NY Times on the New Era of 3-D
Some interesting elements of the story.
- It says that 85 theaters will be outfitted to show Disney's "Chicken Little" in 3-D next month. That's a bit lower than the "approximately 100" theaters Disney and Dolby announced in their joint press release back in June.
- "The main disadvantage of the Real D [3-D] system is cost: the company charges at least $50,000 upfront for each theater, and $25,000 a year." Halbfinger doesn't tell us if that's in addition to, or instead of, the $85,000 conversion cost he mentions earlier in the piece, for turning a traditional projection booth into a digital projection booth. (I'm hoping it's instead of.)
- Once theater-owners have spent that money, "Real D guarantees at least two 3-D movies will play in those theaters each year..." Tom Stephenson, the CEO of Rave Motion Pictures says, "Is that enough? No, but if it turns out people are really drawn to this technology, you'll get more than that." One would hope so.
- Halbfinger describes the structure of standard digital cinema financing deals that are now taking shape:
Theater owners pay roughly $10,000 toward the $85,000 cost of converting each auditorium. The balance is recovered, typically over 10 years, from the movie studios, which pay "virtual print fees."
These fees, which start at around $1,000 for each copy of a movie delivered to a theater, are intended to approximate the studios' financial savings on film prints and shipping. They have agreed to steer that money to the suppliers of digital cinema equipment.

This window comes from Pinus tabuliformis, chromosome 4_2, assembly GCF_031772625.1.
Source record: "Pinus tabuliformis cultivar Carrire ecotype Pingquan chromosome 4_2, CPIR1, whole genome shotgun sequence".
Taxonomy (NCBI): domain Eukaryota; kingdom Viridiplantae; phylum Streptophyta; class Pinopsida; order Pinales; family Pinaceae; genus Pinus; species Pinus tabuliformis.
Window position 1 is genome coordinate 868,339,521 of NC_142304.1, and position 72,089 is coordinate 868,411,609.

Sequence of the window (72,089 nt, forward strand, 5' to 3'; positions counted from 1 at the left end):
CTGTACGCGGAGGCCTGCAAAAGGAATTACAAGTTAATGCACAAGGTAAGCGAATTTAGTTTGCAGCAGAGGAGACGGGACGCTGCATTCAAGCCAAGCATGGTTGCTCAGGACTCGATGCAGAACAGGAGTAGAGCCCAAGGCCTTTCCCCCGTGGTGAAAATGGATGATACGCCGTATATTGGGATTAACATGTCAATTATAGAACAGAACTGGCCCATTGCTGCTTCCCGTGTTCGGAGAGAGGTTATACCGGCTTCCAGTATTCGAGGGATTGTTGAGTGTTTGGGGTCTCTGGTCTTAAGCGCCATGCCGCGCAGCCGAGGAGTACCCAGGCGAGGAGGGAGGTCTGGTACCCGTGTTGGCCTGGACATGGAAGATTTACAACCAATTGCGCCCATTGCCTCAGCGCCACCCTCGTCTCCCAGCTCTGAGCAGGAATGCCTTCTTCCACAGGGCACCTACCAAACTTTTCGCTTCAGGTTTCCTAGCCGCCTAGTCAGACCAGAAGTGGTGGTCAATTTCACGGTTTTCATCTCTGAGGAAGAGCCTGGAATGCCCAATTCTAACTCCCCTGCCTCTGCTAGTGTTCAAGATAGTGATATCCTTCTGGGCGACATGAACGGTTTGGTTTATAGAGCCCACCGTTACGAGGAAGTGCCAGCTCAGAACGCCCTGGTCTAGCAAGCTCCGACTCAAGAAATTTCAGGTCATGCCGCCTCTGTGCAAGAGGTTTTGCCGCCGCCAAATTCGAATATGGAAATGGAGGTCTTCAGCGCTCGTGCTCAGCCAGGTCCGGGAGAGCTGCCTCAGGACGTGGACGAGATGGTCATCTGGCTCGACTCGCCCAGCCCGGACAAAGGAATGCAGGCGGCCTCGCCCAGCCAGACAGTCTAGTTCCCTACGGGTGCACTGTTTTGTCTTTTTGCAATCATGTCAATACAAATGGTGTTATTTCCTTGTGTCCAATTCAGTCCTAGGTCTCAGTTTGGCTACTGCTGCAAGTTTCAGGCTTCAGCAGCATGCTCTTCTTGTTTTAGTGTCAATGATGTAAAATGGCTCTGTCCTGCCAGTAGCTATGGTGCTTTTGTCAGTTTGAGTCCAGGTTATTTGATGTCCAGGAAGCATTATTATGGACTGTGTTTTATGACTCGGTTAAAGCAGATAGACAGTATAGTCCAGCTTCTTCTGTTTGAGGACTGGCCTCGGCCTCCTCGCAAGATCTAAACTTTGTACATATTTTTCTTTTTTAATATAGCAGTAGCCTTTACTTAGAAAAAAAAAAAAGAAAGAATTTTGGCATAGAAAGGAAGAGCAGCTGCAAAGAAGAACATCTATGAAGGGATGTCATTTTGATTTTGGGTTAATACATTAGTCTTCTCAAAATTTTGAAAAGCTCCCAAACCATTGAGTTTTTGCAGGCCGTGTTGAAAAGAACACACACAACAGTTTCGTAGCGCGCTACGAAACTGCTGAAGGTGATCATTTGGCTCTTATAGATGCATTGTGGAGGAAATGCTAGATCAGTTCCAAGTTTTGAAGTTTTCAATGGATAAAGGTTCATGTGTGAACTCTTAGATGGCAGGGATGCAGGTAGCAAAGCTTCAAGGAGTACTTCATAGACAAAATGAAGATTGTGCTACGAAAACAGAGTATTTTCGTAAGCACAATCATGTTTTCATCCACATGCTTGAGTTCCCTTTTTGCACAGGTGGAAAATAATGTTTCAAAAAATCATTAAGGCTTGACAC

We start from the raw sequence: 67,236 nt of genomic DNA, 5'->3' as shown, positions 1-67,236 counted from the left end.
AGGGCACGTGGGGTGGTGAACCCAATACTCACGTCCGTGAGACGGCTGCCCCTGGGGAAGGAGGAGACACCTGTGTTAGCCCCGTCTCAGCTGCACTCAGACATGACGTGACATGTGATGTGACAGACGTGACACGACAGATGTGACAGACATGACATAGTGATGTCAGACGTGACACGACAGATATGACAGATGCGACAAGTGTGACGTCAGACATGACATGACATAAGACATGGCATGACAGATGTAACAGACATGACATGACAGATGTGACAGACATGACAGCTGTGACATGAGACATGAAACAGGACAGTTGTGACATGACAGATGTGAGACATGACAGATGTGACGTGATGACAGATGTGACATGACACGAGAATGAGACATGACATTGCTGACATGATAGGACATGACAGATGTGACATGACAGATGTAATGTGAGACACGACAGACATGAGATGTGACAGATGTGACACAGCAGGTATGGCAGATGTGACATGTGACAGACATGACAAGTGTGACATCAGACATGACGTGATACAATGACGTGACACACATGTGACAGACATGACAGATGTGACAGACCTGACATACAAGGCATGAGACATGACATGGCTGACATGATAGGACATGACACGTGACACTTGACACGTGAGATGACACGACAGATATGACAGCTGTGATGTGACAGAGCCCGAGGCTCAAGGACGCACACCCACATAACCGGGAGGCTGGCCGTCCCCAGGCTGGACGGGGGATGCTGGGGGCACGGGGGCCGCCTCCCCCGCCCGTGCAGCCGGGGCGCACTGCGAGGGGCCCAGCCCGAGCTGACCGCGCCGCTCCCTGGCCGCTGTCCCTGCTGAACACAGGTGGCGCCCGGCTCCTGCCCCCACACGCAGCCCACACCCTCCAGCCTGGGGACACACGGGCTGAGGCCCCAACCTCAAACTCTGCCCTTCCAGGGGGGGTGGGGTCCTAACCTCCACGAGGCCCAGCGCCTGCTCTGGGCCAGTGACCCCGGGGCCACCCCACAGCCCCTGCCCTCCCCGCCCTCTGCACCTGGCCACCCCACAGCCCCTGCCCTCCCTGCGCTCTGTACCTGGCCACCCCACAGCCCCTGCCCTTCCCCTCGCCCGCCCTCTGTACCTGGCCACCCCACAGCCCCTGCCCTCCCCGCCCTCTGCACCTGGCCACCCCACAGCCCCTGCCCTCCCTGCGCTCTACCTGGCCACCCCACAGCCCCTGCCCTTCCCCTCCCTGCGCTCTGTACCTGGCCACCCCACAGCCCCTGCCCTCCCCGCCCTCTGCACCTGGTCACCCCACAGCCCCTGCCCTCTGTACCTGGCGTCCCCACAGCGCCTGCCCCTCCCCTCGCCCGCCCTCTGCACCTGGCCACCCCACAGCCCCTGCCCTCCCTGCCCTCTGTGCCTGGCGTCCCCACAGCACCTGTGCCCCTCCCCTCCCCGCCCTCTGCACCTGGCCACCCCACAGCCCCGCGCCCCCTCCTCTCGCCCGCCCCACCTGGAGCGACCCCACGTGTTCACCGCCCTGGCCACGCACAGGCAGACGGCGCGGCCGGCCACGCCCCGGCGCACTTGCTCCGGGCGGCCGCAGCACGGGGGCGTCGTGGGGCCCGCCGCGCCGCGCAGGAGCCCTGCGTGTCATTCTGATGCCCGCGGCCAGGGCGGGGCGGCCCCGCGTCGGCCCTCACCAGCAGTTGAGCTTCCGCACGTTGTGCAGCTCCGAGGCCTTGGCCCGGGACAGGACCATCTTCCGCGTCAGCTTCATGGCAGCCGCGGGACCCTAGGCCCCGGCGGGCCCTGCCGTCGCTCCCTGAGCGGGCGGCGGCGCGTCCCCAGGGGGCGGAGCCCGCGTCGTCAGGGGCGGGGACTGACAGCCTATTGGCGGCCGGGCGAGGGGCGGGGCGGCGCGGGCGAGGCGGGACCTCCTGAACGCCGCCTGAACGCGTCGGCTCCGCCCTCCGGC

- The story ends with a curious wet blanket quote from the National Association of Theater Owners. Most of the digital cinema servers I've seen use industrial-strength, corporate-style servers - not PC components. But NATO's consultant compares them to PCs:
"In order for the market to have confidence in the digital experience, we need real experience," said Michael Karagosian, digital cinema consultant to the National Association of Theater Owners. "We need at least 1,000 systems, with all the vendors delivering content to theaters in a flawless way, so the movie arrives, it's shown, the audience is entertained with the same reliability as today with film."
That's a tall order, he cautioned. "We now have a 99.98 percent availability rate" for film projection, he said, referring to the incidence of equipment malfunction. "That means that 2 out of 10,000 shows fail, where you have to get a voucher. We don't expect to hear, 'The server didn't work.' But there are plenty of stories already about expired encryption keys, the date set wrong, somebody didn't push the right button."
He added, "We're talking about putting desktop technology in the theater. Do you trust your boot-up every time?"